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This week’s Word from the Wetherbee

By   /   September 21, 2011  /   Comments


Well, not exactly. Something in the sky is falling, though. A 13,000-pound research satellite, to be precise. The word from NASA is to keep an eye out for falling debris.
UARS, or the Upper Atmosphere Research Satellite, has said its farewells to space and will be returning to Earth. NASA is slightly nervous about the giant research satellite, though, because it will be a true free-fall back to earth. What is more: they have no idea where the pieces that survive re-entry back into earth’s atmosphere will land.
According to NASA, they estimate about 1,000 pounds of the satellite will crash back into Earth, but will probably break up in the atmosphere and descend in a rain of debris that could cover an area about 500 miles in length.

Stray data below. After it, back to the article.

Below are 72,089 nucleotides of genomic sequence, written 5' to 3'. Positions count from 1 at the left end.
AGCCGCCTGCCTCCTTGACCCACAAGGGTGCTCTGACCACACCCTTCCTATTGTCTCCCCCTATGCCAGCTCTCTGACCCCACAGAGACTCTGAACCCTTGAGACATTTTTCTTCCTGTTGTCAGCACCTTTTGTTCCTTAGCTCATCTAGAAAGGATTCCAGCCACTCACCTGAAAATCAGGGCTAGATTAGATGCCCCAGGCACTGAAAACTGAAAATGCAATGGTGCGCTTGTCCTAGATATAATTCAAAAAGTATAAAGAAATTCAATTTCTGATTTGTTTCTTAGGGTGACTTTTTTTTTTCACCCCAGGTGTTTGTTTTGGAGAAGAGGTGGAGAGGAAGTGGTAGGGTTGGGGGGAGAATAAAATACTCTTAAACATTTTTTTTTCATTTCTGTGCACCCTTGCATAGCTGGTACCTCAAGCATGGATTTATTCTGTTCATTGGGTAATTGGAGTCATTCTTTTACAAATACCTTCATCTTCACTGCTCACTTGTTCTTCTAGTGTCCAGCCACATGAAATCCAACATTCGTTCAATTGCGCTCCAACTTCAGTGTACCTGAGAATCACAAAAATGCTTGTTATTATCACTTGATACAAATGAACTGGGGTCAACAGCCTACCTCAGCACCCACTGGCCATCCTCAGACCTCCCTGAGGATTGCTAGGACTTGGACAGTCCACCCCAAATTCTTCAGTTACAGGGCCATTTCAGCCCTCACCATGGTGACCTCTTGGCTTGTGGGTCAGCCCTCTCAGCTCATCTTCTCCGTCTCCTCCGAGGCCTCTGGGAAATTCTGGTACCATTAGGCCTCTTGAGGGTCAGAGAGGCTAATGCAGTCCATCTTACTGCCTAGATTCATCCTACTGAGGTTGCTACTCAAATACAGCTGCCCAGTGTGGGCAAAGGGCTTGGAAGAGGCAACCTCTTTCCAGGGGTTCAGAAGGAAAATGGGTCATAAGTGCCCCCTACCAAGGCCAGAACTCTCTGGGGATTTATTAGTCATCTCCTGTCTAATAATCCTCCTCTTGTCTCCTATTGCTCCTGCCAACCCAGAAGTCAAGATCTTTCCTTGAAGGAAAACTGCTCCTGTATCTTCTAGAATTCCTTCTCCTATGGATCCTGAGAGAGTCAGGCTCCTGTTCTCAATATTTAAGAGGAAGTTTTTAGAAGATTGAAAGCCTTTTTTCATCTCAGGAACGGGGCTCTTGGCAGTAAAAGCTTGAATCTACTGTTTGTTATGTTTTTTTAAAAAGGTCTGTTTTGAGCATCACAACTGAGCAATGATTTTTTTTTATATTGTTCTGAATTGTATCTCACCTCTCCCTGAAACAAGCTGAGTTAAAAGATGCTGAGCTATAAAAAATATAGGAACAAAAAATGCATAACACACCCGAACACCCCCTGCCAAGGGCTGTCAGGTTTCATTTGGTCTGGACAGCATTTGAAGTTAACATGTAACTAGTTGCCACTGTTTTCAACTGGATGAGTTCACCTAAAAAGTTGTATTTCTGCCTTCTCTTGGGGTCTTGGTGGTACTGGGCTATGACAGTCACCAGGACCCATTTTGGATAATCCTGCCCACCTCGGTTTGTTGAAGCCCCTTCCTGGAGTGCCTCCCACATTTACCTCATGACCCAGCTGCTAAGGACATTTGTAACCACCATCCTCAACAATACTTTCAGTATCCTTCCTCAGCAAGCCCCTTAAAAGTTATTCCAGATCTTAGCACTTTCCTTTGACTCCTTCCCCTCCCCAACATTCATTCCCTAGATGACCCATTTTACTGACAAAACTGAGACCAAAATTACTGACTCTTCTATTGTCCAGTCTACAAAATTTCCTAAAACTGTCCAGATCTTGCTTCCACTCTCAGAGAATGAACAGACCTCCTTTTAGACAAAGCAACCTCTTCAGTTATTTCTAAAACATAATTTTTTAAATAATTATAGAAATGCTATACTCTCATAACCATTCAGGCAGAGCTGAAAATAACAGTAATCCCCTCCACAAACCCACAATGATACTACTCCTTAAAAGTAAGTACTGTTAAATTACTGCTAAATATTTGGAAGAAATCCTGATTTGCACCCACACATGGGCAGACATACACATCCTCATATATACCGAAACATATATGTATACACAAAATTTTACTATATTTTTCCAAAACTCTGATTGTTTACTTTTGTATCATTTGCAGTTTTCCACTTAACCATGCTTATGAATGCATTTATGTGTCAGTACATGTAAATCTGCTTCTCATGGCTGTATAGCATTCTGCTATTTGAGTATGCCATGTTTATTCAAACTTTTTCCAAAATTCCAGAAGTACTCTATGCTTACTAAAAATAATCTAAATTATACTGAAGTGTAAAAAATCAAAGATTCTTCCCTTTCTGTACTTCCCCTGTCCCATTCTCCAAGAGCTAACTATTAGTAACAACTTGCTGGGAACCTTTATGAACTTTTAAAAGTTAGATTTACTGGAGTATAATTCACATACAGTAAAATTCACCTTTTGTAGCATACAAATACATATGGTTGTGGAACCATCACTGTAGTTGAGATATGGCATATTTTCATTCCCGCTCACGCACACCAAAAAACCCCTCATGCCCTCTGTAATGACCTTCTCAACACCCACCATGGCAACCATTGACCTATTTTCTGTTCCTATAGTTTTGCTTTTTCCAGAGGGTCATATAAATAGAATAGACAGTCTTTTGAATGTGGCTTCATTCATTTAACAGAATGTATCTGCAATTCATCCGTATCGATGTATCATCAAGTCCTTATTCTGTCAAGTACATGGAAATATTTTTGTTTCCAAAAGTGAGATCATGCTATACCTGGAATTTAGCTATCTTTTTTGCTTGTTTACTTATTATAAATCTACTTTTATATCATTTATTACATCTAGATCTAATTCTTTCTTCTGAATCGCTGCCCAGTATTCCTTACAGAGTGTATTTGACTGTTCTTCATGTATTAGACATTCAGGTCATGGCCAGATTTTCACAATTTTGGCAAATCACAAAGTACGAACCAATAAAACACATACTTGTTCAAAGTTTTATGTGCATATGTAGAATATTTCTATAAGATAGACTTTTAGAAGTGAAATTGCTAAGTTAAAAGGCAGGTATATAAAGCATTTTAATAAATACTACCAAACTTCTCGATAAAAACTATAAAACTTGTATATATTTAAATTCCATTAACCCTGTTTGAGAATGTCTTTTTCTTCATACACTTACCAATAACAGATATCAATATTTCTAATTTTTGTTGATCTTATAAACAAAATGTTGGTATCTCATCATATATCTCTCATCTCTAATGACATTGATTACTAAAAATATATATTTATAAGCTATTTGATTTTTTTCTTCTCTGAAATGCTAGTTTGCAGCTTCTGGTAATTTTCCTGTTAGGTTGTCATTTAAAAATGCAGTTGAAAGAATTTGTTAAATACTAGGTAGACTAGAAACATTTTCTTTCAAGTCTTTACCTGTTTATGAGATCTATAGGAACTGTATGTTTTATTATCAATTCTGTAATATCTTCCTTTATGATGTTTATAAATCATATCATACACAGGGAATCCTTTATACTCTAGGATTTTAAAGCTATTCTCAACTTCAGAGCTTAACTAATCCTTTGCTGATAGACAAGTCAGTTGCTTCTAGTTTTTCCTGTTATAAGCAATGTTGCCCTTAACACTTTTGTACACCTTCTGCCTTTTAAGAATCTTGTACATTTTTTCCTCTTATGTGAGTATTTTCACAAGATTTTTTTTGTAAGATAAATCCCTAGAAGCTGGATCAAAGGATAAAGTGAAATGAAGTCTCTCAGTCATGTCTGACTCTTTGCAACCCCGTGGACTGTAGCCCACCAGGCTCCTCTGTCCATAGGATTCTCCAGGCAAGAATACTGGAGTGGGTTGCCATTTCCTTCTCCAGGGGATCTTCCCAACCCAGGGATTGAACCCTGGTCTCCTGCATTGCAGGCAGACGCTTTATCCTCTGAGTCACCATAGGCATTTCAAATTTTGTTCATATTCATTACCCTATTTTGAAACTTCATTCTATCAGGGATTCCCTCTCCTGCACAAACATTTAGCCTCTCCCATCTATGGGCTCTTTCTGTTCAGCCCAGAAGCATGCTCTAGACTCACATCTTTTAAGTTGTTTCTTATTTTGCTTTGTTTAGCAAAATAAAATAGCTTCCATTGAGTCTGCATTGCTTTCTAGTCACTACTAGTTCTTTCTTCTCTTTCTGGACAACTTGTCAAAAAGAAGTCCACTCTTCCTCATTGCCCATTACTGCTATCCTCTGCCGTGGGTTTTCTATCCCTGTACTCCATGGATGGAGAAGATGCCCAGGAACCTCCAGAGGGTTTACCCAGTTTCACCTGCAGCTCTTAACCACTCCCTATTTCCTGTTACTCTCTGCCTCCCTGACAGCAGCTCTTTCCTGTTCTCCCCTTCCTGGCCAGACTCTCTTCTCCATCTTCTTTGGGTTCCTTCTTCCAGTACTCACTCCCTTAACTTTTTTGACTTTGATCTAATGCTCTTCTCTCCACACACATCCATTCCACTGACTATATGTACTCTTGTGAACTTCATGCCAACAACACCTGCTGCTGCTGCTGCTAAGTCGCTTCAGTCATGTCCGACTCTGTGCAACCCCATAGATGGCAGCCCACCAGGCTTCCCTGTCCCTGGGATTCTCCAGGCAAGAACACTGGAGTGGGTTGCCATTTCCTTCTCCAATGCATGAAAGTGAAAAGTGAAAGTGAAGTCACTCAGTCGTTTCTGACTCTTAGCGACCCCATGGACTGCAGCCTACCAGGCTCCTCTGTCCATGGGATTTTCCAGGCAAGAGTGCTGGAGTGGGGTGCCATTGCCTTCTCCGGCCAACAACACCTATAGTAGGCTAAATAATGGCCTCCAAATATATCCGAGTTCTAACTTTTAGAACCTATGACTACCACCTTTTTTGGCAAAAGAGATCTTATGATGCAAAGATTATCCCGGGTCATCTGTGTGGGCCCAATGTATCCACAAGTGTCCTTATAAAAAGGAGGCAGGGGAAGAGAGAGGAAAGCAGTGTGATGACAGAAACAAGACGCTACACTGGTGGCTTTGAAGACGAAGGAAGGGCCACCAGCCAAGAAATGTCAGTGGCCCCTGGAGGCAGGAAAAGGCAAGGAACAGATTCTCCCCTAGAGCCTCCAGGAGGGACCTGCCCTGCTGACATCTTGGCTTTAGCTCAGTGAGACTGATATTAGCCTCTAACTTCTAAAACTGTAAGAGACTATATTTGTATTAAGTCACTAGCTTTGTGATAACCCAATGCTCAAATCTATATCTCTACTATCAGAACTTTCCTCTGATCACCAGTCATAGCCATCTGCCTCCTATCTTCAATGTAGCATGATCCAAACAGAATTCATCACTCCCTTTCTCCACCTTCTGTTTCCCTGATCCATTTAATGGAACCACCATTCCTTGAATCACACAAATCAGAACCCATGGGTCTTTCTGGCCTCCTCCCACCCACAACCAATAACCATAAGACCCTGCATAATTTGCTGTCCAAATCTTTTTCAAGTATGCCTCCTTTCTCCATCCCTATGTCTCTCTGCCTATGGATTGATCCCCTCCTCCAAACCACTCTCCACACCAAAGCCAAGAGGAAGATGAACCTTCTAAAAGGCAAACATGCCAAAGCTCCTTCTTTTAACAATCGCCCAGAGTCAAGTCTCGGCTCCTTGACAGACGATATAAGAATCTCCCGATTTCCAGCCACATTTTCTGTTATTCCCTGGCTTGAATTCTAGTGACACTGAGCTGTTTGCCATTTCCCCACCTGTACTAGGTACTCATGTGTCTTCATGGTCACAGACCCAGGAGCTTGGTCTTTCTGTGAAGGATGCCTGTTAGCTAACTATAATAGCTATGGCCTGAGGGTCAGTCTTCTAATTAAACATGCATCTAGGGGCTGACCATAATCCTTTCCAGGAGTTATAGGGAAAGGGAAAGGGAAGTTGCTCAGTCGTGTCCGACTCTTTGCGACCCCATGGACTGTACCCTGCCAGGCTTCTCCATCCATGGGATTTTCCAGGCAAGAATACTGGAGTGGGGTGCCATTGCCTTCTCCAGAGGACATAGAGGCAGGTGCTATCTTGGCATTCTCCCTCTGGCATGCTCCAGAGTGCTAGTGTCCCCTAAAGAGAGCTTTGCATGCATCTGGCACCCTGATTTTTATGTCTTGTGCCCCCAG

As of right now, they cannot predict where or even when the remains of the satellite should make it back to Earth, but should be able to begin calculating it’s projected landfall about four days before it lands. They estimate it should be “landing” at the end of this month, or in early October. As it becomes closer and closer to Earth, they will attempt to give proper warning about the projected landing area.
According to NASA, no injuries have ever been reported due to re-entering space program equipment, and only minor property damage has ever been reported.
Just the same, we recommend keeping your eyes and ears open just in case UARS decides to land near you.
For more information please call 229-432-6955. Credit and image credit: SPACE.com.

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